The Employment Appeal Tribunal has recently handed down its decision in the case of Publicis Consultants v O’Farrell which reminds us all that ambiguity can be costly.
Ms O’Farrell was dismissed by her employer and given four days’ notice. Her contract entitled her to three months’ notice. The letter confirming her dismissal stated that she would be entitled to “an ex-gratia payment equivalent to three months’ salary”. Ms O’Farrell received payment of three months’ salary. She then pursued her employer for payment of a further three months’ salary on the basis that she had received the promised ex-gratia payment, but she had not received her notice pay. Her employer argued that its intention, as stated in the dismissal letter was that she would receive an ex-gratia payment instead of her notice pay and that no further money was due. The Employment Appeal Tribunal agreed with Ms O’Farrell and found that the payment was an ex-gratia payment and that the employer was obliged to pay Ms O’Farrell for her notice period.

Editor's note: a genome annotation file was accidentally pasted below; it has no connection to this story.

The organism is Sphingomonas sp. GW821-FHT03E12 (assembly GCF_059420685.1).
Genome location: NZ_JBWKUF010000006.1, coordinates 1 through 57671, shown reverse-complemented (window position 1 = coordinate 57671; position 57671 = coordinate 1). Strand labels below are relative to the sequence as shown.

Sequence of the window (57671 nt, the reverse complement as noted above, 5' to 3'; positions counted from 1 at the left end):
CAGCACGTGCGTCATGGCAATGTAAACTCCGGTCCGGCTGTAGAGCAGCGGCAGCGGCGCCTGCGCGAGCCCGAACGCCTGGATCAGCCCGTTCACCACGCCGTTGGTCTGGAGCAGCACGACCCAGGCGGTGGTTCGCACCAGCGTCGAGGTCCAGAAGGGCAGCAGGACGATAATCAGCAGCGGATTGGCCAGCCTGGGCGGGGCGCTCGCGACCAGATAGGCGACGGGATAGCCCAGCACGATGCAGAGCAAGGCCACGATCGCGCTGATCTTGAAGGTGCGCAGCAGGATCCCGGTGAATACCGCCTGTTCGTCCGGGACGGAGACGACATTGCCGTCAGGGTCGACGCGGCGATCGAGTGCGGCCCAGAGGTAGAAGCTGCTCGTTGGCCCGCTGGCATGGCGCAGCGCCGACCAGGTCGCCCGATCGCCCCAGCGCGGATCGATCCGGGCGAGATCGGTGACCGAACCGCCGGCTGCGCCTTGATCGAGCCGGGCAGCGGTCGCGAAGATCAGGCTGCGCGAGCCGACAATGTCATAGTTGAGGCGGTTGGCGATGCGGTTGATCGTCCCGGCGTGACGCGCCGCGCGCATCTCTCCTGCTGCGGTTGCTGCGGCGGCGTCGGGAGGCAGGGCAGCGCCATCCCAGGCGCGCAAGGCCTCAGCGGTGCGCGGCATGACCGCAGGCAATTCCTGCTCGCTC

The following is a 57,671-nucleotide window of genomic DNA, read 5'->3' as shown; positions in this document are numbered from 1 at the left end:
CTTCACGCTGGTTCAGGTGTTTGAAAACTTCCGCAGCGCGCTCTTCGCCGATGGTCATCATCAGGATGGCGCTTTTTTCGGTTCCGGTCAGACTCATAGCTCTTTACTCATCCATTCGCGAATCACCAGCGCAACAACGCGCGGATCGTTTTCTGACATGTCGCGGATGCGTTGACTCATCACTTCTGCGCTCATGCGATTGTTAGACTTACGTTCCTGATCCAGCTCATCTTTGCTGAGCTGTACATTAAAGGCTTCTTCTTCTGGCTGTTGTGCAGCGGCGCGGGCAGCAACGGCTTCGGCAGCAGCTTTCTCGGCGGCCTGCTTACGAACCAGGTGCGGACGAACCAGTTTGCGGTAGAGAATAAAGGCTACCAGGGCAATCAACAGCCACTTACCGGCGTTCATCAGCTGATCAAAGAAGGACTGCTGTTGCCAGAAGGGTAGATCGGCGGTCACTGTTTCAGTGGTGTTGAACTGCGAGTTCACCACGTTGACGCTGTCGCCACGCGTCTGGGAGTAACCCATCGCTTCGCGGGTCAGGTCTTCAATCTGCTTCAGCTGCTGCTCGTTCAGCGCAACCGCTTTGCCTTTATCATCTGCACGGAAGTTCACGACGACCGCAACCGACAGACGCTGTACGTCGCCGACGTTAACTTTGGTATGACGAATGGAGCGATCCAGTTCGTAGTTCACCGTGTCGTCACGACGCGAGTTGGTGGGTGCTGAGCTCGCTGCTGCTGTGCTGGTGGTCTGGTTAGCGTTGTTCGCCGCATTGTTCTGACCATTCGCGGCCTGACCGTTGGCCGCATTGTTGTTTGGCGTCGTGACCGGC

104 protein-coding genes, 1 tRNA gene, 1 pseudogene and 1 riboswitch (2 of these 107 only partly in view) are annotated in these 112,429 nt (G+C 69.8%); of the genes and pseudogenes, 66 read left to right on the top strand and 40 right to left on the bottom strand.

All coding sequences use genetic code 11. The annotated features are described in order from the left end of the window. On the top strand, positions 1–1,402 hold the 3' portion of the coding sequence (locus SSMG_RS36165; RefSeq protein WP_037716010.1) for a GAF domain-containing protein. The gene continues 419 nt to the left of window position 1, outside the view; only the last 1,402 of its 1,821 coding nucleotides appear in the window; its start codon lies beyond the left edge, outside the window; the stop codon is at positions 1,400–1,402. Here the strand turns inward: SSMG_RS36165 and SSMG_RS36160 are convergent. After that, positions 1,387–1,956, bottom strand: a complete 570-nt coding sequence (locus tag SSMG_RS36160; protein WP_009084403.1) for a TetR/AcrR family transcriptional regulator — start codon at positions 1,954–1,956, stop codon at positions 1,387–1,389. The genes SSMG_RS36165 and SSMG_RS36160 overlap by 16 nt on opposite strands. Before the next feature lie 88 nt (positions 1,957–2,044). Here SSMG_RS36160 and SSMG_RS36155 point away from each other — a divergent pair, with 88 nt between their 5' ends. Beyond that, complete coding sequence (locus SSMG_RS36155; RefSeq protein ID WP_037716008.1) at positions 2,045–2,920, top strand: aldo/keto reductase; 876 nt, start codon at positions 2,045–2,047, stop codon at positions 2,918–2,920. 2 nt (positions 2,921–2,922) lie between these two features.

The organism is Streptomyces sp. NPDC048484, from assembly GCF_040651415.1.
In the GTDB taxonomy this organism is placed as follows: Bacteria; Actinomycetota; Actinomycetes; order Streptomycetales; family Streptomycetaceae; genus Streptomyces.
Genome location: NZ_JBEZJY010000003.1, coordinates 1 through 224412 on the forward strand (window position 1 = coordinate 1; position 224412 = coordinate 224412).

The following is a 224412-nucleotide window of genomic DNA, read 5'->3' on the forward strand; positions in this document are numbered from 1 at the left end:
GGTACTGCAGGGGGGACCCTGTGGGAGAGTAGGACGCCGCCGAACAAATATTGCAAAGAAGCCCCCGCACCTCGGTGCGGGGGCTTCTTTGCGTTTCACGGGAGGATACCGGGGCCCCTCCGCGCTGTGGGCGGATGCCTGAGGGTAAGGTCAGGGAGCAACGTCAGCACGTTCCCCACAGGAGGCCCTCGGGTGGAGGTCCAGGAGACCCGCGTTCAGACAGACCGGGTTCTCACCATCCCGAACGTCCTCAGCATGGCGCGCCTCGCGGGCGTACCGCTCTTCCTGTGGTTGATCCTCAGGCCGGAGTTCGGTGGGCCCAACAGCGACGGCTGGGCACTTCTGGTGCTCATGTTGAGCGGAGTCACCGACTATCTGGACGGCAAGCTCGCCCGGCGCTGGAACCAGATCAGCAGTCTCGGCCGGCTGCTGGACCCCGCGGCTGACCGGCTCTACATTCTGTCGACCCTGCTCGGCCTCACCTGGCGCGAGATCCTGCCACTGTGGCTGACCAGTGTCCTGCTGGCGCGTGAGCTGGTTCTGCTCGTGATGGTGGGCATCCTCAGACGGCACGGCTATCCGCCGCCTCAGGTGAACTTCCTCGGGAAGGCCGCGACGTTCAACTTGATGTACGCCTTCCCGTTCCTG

The Employment Appeal Tribunal held that where there is ambiguity, this will be construed against the party who drafted the ambiguous wording. This case related to wording in a dismissal letter, but the same principle applies to all correspondence and documentation including policies, procedures, contracts, agreements and so on. This is certainly not a new principle, but it serves as a very useful reminder to us all how important it is to leave no room for ambiguity and how oversights can be costly to a business.
If you would like to talk through a situation you are dealing with, or if you need advice on any aspect of employment law, please contact any member of the Pure Employment Law team (01243 836840 or [email protected])